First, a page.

The Writers Bureau Short Story Competition 2019
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2016 Autumn Flash Fiction Competition

2nd Prize

Kym Mason


Final Destination

I sit and watch my Aunt. She is like a ball of wool slowly unravelling: not the fluffy cosy type, but thin neat 4-ply with a singular thread of shimmer, hinting at glamour and fun. At first the unravel was orderly. A slow pull in a neat line: an easy path to follow and understand. Now the unravelling is gathering momentum. Messy spills leave tangled knots and somewhere inside the muddled mess, the mental maze, Aunt Dotty struggles to break free.

The illness is cruel and spiteful. Sometimes our eyes lock, and confusion melts like ice under a hot sun. For moments we share recognition and the same reality. Then, like a spaceman, she floats away on her journey towards oblivion.

Burt, Aunt Dot’s long-dead husband, has been resurrected.

“Of course we shall spend the summer in Cannes on the yacht,” she informs me. “Avez-vous visite le Cote d’Azure?” Often she lapses into French.

Always elegant, a tad domineering and authoritative, she has lost none of those characteristics. When she speaks, it’s as if her words have been placed in a cocktail shaker, iced, blended to nonsense then poured out. Poured out and over me.

Destination is oblivion, but there are stops along the way. Sunny and bright is fun. We sometimes breakfast on cocktails and cake; she dressed in garden party splendour. Once she wore a cerise polka-dot bikini and although there was a frost on the ground, I was instructed to apply sun cream liberally. Lost and confused is sad. She sits in corners rocking, frightened. Most distressing are the dark moods. Black thoughts and fears, past angers and hurts all spill out with the outrageous accusations of theft and kidnap. Screamed threats of harm and murder are promised in steely, cold tones. Her venom is chilling.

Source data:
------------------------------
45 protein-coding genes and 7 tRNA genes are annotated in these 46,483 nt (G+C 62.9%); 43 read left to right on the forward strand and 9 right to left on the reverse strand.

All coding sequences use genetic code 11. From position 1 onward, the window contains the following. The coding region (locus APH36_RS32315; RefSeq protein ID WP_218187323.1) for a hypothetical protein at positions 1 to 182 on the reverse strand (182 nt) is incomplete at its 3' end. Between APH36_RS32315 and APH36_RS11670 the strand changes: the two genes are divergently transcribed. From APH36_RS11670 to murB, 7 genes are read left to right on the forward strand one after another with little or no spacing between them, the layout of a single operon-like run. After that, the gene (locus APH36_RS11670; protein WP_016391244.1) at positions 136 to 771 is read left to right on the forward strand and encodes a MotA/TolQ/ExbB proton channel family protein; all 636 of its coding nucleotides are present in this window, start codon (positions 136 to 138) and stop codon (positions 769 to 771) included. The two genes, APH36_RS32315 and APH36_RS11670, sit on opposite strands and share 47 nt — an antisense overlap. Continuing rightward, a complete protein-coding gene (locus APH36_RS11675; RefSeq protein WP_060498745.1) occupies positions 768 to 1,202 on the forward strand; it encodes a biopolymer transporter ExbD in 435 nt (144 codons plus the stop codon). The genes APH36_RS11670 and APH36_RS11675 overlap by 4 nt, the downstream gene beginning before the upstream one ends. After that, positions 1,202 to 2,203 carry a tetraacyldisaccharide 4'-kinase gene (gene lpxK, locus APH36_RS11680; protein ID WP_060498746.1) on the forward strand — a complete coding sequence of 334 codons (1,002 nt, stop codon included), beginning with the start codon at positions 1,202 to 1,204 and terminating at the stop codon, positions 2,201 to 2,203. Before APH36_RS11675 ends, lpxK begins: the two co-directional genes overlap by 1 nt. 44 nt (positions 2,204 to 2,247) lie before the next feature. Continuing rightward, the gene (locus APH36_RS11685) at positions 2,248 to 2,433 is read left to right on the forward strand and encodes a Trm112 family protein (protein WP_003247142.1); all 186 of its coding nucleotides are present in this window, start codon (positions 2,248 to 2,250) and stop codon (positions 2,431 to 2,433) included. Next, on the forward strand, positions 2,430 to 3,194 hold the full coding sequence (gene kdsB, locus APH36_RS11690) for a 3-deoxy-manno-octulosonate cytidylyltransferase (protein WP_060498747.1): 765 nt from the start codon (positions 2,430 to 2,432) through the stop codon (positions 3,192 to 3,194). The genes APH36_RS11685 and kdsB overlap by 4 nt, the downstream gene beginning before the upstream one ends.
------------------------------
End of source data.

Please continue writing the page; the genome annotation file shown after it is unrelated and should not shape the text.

She appears at the top of the stairs after her nap. She is immaculately dressed, her hair only slightly dishevelled. I smile up to her. She stares back at me. I hold my breath wondering which manifestation her mood will take.

“Where is my bag?” she shouts. This is a daily occurrence.

“Let me help you find it,” I coax, climbing the stairs.

“No you thief!” she screams, and not for the first time, lashes out and claws my face. Not the first time, but it will be the last.

I gently push her and she topples and tumbles down the stairs. From the sound of her fall, I think she broke more than one bone. At last she is quiet and still.

Into the silence I announce: “You have reached your final destination.”

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